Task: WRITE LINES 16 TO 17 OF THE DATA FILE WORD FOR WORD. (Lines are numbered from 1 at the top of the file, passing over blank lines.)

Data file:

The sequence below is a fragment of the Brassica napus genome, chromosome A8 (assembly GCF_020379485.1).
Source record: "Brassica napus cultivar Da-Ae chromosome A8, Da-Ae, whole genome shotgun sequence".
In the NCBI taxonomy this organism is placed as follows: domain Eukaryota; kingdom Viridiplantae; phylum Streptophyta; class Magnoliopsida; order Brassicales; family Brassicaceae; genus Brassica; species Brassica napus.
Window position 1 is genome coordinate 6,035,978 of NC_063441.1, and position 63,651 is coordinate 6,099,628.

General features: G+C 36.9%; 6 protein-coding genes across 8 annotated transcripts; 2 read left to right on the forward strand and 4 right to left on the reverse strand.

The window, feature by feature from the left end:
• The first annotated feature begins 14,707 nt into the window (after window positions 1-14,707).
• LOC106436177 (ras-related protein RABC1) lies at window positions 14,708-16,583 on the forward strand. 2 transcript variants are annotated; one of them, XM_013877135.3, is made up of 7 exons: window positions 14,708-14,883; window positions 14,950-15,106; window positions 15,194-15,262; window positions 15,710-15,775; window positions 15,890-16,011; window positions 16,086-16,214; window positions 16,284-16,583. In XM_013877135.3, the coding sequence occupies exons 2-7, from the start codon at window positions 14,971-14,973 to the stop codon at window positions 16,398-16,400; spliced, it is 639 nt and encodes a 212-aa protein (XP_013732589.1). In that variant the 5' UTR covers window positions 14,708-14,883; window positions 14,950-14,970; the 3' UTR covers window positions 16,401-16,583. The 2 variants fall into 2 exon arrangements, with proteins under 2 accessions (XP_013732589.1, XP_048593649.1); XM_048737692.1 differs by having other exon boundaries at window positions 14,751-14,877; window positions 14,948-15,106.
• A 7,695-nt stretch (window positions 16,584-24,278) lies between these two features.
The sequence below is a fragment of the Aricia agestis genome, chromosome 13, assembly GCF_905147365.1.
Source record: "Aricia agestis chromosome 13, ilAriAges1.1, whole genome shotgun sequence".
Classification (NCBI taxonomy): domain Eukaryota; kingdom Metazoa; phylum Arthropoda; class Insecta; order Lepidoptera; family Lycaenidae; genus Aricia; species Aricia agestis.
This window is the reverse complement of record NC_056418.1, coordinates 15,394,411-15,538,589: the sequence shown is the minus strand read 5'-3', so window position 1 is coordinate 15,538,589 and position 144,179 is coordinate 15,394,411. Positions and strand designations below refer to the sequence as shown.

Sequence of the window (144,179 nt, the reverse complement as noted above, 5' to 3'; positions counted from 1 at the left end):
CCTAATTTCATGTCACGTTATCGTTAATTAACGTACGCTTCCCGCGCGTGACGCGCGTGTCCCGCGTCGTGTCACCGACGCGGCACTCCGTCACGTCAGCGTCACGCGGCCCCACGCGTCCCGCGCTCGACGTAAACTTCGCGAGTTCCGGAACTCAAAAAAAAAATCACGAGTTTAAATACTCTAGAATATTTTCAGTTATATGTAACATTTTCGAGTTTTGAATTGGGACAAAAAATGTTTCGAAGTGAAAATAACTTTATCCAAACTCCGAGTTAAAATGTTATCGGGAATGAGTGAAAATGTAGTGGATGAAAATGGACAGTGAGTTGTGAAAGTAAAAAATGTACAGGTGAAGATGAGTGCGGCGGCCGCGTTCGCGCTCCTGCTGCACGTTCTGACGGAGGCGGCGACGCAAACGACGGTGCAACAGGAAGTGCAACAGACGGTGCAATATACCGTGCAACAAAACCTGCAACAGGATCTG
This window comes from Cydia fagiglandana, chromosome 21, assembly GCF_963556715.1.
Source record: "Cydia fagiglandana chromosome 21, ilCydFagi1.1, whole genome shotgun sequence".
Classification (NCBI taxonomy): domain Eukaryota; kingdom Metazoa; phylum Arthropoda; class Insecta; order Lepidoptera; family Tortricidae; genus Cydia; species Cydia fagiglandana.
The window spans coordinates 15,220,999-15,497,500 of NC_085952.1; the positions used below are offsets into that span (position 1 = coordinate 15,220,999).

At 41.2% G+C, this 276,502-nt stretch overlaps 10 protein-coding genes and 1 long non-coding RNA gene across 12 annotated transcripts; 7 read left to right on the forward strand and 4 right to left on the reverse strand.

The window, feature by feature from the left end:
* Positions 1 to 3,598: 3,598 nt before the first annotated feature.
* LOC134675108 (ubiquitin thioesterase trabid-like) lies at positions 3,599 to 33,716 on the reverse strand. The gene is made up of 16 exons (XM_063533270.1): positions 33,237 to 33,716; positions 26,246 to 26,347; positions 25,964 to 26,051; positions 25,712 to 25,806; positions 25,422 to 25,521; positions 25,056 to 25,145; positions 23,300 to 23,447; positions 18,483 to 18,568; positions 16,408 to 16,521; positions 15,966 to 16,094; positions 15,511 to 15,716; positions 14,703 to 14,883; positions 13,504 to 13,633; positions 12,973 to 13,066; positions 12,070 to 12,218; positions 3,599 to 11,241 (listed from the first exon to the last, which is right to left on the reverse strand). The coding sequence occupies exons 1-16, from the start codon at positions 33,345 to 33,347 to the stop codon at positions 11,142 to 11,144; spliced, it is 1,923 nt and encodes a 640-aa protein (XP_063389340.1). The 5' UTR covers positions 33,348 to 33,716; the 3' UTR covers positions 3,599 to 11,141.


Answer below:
This window comes from Cydia fagiglandana, chromosome 21, assembly GCF_963556715.1.
Source record: "Cydia fagiglandana chromosome 21, ilCydFagi1.1, whole genome shotgun sequence".